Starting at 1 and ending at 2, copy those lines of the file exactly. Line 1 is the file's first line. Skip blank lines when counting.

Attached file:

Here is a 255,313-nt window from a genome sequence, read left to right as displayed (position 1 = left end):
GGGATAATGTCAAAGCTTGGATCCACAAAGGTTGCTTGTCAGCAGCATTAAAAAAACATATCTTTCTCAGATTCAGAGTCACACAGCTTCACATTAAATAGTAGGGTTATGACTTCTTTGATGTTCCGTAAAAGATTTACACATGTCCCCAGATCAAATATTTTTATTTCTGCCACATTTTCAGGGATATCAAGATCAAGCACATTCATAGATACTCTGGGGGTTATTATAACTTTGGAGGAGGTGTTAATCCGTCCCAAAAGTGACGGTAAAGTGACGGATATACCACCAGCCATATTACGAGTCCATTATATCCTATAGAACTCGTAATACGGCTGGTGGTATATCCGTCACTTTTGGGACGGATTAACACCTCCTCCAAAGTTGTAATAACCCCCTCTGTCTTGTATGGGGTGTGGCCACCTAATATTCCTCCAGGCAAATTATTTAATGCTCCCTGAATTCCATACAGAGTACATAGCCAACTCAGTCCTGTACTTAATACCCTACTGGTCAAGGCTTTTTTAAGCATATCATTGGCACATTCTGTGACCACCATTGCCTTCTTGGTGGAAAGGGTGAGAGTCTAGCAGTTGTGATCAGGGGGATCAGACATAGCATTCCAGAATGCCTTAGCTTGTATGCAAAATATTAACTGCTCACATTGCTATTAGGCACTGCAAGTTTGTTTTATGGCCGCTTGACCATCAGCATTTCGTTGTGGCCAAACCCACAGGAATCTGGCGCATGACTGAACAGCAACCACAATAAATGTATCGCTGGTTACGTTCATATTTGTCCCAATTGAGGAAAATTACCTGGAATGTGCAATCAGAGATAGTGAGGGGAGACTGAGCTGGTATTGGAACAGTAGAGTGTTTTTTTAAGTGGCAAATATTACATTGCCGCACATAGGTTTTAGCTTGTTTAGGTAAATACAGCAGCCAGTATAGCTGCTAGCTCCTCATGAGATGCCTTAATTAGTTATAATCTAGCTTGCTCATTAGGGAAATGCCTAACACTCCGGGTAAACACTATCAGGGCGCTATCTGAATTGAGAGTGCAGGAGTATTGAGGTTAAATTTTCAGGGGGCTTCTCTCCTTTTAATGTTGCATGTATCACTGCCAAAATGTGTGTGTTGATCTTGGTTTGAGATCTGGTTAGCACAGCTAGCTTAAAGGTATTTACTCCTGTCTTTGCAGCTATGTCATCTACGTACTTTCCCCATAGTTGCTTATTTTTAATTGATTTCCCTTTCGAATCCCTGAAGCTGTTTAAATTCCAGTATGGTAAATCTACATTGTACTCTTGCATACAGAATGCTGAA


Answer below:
Here is a 255,313-nt window from a genome sequence, read left to right as displayed (position 1 = left end):
GGGATAATGTCAAAGCTTGGATCCACAAAGGTTGCTTGTCAGCAGCATTAAAAAAACATATCTTTCTCAGATTCAGAGTCACACAGCTTCACATTAAATAGTAGGGTTATGACTTCTTTGATGTTCCGTAAAAGATTTACACATGTCCCCAGATCAAATATTTTTATTTCTGCCACATTTTCAGGGATATCAAGATCAAGCACATTCATAGATACTCTGGGGGTTATTATAACTTTGGAGGAGGTGTTAATCCGTCCCAAAAGTGACGGTAAAGTGACGGATATACCACCAGCCATATTACGAGTCCATTATATCCTATAGAACTCGTAATACGGCTGGTGGTATATCCGTCACTTTTGGGACGGATTAACACCTCCTCCAAAGTTGTAATAACCCCCTCTGTCTTGTATGGGGTGTGGCCACCTAATATTCCTCCAGGCAAATTATTTAATGCTCCCTGAATTCCATACAGAGTACATAGCCAACTCAGTCCTGTACTTAATACCCTACTGGTCAAGGCTTTTTTAAGCATATCATTGGCACATTCTGTGACCACCATTGCCTTCTTGGTGGAAAGGGTGAGAGTCTAGCAGTTGTGATCAGGGGGATCAGACATAGCATTCCAGAATGCCTTAGCTTGTATGCAAAATATTAACTGCTCACATTGCTATTAGGCACTGCAAGTTTGTTTTATGGCCGCTTGACCATCAGCATTTCGTTGTGGCCAAACCCACAGGAATCTGGCGCATGACTGAACAGCAACCACAATAAATGTATCGCTGGTTACGTTCATATTTGTCCCAATTGAGGAAAATTACCTGGAATGTGCAATCAGAGATAGTGAGGGGAGACTGAGCTGGTATTGGAACAGTAGAGTGTTTTTTTAAGTGGCAAATATTACATTGCCGCACATAGGTTTTAGCTTGTTTAGGTAAATACAGCAGCCAGTATAGCTGCTAGCTCCTCATGAGATGCCTTAATTAGTTATAATCTAGCTTGCTCATTAGGGAAATGCCTAACACTCCGGGTAAACACTATCAGGGCGCTATCTGAATTGAGAGTGCAGGAGTATTGAGGTTAAATTTTCAGGGGGCTTCTCTCCTTTTAATGTTGCATGTATCACTGCCAAAATGTGTGTGTTGATCTTGGTTTGAGATCTGGTTAGCACAGCTAGCTTAAAGGTATTTACTCCTGTCTTTGCAGCTATGTCATCTACGTACTTTCCCCATAGTTGCTTATTTTTAATTGATTTCCCTTTCGAATCCCTGAAGCTGTTTAAATTCCAGTATGGTAAATCTACATTGTACTCTTGCATACAGAATGCTGAA